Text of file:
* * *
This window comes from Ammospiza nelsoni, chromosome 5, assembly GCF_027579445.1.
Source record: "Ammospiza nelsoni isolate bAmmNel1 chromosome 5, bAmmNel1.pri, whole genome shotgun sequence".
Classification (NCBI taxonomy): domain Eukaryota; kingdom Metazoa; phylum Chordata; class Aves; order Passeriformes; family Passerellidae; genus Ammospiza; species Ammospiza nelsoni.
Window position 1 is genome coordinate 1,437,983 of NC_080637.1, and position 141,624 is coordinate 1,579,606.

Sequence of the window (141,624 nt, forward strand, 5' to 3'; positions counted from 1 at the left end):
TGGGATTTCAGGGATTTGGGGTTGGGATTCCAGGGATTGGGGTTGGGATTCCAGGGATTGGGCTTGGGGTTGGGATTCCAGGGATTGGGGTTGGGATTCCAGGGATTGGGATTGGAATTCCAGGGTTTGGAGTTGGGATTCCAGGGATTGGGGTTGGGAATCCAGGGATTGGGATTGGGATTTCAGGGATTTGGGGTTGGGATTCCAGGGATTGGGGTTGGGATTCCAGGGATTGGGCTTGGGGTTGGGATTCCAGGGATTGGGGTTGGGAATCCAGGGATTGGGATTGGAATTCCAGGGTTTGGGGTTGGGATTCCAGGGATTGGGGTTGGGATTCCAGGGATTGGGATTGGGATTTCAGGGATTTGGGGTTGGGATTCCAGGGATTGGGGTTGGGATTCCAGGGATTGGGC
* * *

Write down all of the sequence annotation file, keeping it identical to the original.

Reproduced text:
This window comes from Ammospiza nelsoni, chromosome 5, assembly GCF_027579445.1.
Source record: "Ammospiza nelsoni isolate bAmmNel1 chromosome 5, bAmmNel1.pri, whole genome shotgun sequence".
Classification (NCBI taxonomy): domain Eukaryota; kingdom Metazoa; phylum Chordata; class Aves; order Passeriformes; family Passerellidae; genus Ammospiza; species Ammospiza nelsoni.
Window position 1 is genome coordinate 1,437,983 of NC_080637.1, and position 141,624 is coordinate 1,579,606.

Sequence of the window (141,624 nt, forward strand, 5' to 3'; positions counted from 1 at the left end):
TGGGATTTCAGGGATTTGGGGTTGGGATTCCAGGGATTGGGGTTGGGATTCCAGGGATTGGGCTTGGGGTTGGGATTCCAGGGATTGGGGTTGGGATTCCAGGGATTGGGATTGGAATTCCAGGGTTTGGAGTTGGGATTCCAGGGATTGGGGTTGGGAATCCAGGGATTGGGATTGGGATTTCAGGGATTTGGGGTTGGGATTCCAGGGATTGGGGTTGGGATTCCAGGGATTGGGCTTGGGGTTGGGATTCCAGGGATTGGGGTTGGGAATCCAGGGATTGGGATTGGAATTCCAGGGTTTGGGGTTGGGATTCCAGGGATTGGGGTTGGGATTCCAGGGATTGGGATTGGGATTTCAGGGATTTGGGGTTGGGATTCCAGGGATTGGGGTTGGGATTCCAGGGATTGGGC